Song arrives at Phils after Navy grants transfer to reserves
CLEARWATER, Fla. (AP) — Noah Song threw and performed agility drills on a back outfield wearing Philadelphia Phillies shorts and T-shirt, a far different different uniform for the 25-year old.
Song had been a flight officer training on a U.S. Navy P-8 Poseidon maritime patrol and reconnaissance aircraft before transferring from active duty to reserves.
“I think really the most important thing is just recognizing the fact that I really enjoy both,” Song said Thursday while sitting on top of a picnic table just beyond the left-field fence at Phillies spring training camp. “If there’s nothing else to do other than the military, this is where I want to be. I’m feel really blessed and really lucky that I haven’t had to do anything that I don’t want to do yet.”
Song impressed in his only pro season, making seven starts for Boston’s Class A Lowell affiliate in 2019, striking out 19 in 17 innings with a 1.06 ERA. With a fastball in the upper 90s mph, he went 11-1 with a 1.44 ERA and 161 strikeouts in 94 innings during his senior year at Navy.
Song, who is from California, was taken by the Phillies from Boston in the winter meeting draft for unprotected minor league players in December with hopes he would play after military service.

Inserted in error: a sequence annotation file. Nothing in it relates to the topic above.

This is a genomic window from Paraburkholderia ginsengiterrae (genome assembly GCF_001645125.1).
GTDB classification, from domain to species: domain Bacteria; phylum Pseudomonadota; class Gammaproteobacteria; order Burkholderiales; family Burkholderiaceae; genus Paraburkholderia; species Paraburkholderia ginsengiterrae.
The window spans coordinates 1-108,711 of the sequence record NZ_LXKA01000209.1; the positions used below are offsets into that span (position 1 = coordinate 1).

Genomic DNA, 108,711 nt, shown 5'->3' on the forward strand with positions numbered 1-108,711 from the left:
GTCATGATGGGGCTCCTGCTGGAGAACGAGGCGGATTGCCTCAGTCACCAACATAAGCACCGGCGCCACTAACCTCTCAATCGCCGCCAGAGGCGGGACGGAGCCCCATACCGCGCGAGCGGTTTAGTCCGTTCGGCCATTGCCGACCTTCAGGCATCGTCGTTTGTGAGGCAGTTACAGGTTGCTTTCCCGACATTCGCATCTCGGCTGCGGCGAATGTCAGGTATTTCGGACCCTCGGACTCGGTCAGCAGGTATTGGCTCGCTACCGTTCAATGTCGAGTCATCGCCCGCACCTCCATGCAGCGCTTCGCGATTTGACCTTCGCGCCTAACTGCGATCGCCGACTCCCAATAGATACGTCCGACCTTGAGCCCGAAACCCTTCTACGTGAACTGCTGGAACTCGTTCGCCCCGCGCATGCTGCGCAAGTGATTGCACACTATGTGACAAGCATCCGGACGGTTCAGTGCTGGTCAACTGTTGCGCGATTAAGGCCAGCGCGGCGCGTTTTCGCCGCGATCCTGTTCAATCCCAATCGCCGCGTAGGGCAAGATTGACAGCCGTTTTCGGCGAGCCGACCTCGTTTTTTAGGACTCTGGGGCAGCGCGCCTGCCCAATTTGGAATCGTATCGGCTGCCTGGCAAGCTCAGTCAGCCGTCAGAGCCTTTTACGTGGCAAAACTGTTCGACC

“We feel it’s worth the gamble,” Phillies president of baseball operations Dave Dombrowski said. “We felt it was worth the upside risk. Will be able to do it? We’ll see.”
The 6-foot-4, 200-pound right-hander said his aspiration to reach the major leagues looked further and further from reality during the past few years. Then, the transfer request made around nine months earlier was approved.
“I don’t think a lot of people could have expected it,” Song said. “But I’m here now. I don’t really necessarily know what my future or ceiling might be. Just trying to figure out what it is, what the new one is.”
Song last week had his bullpen session since 2019 last week. He played catch when he could on open spaces at Naval Air Station Jacksonville.
“It felt rough,” Song said. “Felt like I kind of trying to walk again. I was kind of learning things.”
Song was selected by the Red Sox in the fourth round of the 2019 amateur draft when Dombrowski headed Boston’s baseball operations. Without the military committment, Dombrowski thinks Song might have been a first-round pick.
Should he make the 26-man active roster, Song would work out of the bullpen. Dombrowski would not be surprised if Song appeared in spring training games.
Philadelphia must keep Song on the big league roster all season. To remove him from the rosyer, the Phillies would have to offer him back to the Red Sox.
“However, there’s a combination of rules here, too, because there’s not only Rule 5 pick, there’s the military list rule that gets involved,” Dombrowski said. “Some of these rules were written before I was born. Nobody wants to see this kid get hurt.”
Dombrowski said the rules were the same when Chicago Cubs left-hander Ken Holtzman received a pass from his military duty in 1967, allowing him to make four starts that August and September– all wins.
Song said his remaining military obligations are 12 years in the reserves, and one weekend and two-week stint a year. The lieutenant junior grade originally had been scheduled to make his first oerseas deployment last month to Japan.
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